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The Herald, Friday, April 13, 1990  Article 43
 
Signs mark the way
 
It's light reading time again, brought to you by all the signs, billboards, mailboxes and license plates across America.
 
Marshville, N.C., is seriously proud of its most famous resident, country music star Randy Travis.  At the town limit is a welcome sign built on a stout brick foundation.  Randy Travis' name is far more prominent on the sign than the word, "Marshville."
 
Dovesville, S.C. has a famous resident as well.  A handmade addition to the Dovesville sign proclaims, "Home of Flat Nose the Tree Climbing Dog."  Since I didn't have a celebrity map of Dovesville, I rode on through.  Flat Nose hasn't given many interviews since he had his pacemaker installed.
 
I rode through an area of Kansas where elaborate mailbox ornaments were the thing.  Pardon me, mailbox statues.  The first one I came to was a marvelous work of art.  It was a cowboy relaxing on a split rail fence with a whip in his hand.  I had to get within 10 feet of the thing before I could tell it was hand-built from odd-shaped pieces of scrap iron welded together.
 
Further down the road I came to a pretty fair likeness of the tin man.  This guy was standing with a hard hat on and a cigarette in his mouth.
 
Obviously mailbox vandalism hasn't yet spread to the Midwest.  I wondered how long either of these statues would last on this side of the Mississippi.
 
At a stoplight in North Carolina I saw a personalized license plate -- JKLMNOP.  The middle letters of the alphabet?  Beats me.
 
A breakfast house in Stateville, N.C., had several skinny parking spots in front of a sign, "Compact cars only."  I had the strange desire to park a dump truck right there.
 
In the North Carolina mountains I passed a sign pointing to Camp Cheerio.  That sounded like a great place for kids to have breakfast.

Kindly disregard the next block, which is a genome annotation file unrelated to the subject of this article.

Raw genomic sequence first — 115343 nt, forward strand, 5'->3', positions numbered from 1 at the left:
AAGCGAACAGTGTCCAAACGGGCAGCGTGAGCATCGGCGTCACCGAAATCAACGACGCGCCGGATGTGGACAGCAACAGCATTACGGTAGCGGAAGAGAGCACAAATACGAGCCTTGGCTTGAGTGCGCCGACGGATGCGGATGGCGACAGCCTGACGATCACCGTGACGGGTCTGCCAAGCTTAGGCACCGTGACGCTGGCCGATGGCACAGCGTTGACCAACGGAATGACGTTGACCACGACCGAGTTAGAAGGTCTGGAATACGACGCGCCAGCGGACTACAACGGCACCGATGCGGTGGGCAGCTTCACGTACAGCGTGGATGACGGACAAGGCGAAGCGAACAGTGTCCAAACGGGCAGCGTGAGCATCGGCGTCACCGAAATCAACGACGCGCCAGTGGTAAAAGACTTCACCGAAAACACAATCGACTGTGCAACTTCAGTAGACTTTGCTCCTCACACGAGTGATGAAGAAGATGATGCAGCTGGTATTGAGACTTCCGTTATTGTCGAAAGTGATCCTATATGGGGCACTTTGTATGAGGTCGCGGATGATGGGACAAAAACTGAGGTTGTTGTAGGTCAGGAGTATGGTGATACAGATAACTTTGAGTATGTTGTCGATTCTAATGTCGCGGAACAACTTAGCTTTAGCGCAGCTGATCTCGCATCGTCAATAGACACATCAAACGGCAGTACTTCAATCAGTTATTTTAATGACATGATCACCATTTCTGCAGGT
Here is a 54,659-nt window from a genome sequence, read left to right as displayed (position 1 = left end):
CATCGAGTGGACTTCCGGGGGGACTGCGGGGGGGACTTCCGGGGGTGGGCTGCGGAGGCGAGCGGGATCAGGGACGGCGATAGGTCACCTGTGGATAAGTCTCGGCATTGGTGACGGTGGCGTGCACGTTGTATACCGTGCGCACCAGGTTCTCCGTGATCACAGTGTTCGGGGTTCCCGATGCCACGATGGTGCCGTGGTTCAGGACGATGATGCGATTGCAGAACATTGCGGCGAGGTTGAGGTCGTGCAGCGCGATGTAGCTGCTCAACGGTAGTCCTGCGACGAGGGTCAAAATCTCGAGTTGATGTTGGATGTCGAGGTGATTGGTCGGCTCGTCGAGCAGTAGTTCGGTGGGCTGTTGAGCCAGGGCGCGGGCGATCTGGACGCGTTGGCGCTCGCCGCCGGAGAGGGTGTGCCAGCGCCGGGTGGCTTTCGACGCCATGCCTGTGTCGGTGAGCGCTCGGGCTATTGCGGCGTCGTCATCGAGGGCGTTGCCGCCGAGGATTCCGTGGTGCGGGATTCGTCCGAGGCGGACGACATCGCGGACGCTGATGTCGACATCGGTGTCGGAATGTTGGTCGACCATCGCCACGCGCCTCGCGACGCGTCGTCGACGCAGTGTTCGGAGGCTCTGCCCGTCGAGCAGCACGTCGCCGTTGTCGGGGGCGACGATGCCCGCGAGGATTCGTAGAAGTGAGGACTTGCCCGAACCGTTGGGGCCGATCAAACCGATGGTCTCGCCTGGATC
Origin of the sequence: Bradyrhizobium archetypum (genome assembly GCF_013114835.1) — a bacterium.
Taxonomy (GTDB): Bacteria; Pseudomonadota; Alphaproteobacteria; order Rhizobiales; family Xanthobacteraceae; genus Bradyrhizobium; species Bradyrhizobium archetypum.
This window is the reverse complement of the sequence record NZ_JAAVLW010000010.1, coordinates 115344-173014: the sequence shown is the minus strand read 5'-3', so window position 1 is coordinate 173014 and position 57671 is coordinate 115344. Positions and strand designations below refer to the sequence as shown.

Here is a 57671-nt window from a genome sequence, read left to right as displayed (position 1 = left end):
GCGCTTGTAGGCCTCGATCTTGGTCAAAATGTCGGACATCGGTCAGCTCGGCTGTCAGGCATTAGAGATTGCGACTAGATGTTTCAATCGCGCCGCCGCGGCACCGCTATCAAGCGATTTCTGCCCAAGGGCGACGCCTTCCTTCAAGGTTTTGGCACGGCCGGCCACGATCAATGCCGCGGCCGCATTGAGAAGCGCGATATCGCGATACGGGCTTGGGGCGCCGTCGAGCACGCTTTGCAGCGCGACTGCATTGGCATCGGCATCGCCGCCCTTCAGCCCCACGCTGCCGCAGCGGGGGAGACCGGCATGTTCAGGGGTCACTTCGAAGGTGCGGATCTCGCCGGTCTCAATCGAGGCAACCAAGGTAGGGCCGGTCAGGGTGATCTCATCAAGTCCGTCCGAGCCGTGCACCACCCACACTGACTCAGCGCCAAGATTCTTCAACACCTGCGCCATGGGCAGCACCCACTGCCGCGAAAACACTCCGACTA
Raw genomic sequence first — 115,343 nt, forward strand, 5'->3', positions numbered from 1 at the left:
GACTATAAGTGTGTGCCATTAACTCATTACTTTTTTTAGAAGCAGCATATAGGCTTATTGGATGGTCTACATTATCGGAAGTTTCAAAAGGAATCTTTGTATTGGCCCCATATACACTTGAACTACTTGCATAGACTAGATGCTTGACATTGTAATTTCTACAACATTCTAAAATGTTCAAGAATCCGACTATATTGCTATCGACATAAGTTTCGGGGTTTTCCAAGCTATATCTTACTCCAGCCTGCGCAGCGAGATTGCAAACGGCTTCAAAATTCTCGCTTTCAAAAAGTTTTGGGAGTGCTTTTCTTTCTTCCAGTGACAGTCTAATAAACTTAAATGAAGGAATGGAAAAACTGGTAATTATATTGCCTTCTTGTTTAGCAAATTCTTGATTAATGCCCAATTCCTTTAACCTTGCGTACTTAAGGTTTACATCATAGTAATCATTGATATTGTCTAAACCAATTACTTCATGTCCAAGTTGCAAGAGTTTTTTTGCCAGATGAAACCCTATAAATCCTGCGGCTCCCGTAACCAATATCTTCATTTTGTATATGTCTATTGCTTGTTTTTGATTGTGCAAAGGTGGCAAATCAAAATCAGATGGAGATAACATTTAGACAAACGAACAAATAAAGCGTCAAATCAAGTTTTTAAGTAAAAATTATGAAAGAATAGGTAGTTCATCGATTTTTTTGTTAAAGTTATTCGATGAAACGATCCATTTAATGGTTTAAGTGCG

Not far from Camp Cheerio I came to a settlement that displayed a blunt version of a familiar message -- "WARNING!  This community is watching you."  Suddenly I felt dozens of eyes staring at me.  The town's residents were masters of covert surveillance, as I looked all around but never saw a soul.
 
At the Colorado state line is a sign, "Fine for littering $1000."  No wonder the roads are spotless.  At rest stops I would eat sunflower seeds and collect the hulls in my hand, afraid to throw them down.  I imagined a Litter Patrol officer hiding behind every rock.
 
A mobile home dealer's sign in Wilkesboro, N.C., bragged, "Stop in and see convertible mobile home."  What a trick.  I almost stopped, sheerly out of curiosity.  Would it be a ragtop or a removable hardtop?  How fast could you get the roof back on if it started raining?  (Note:  I am forever amazed at the bizarre ideas I come up with on the road.)
 
I stopped for a rest break near the Marshall Steam Plant on Lake Norman and took a photo of my bike leaning against one of Duke Power's "No Trespassing" signs.  It was a stealthy maneuver.  I ate pizza very close to the chain link fence that guarded the top-secret woods.  I even kicked around a few of their private gravels.  I rode away feeling like I was truly one up on the world.  Strange what a difference a "No Trespassing" sign can make.
 

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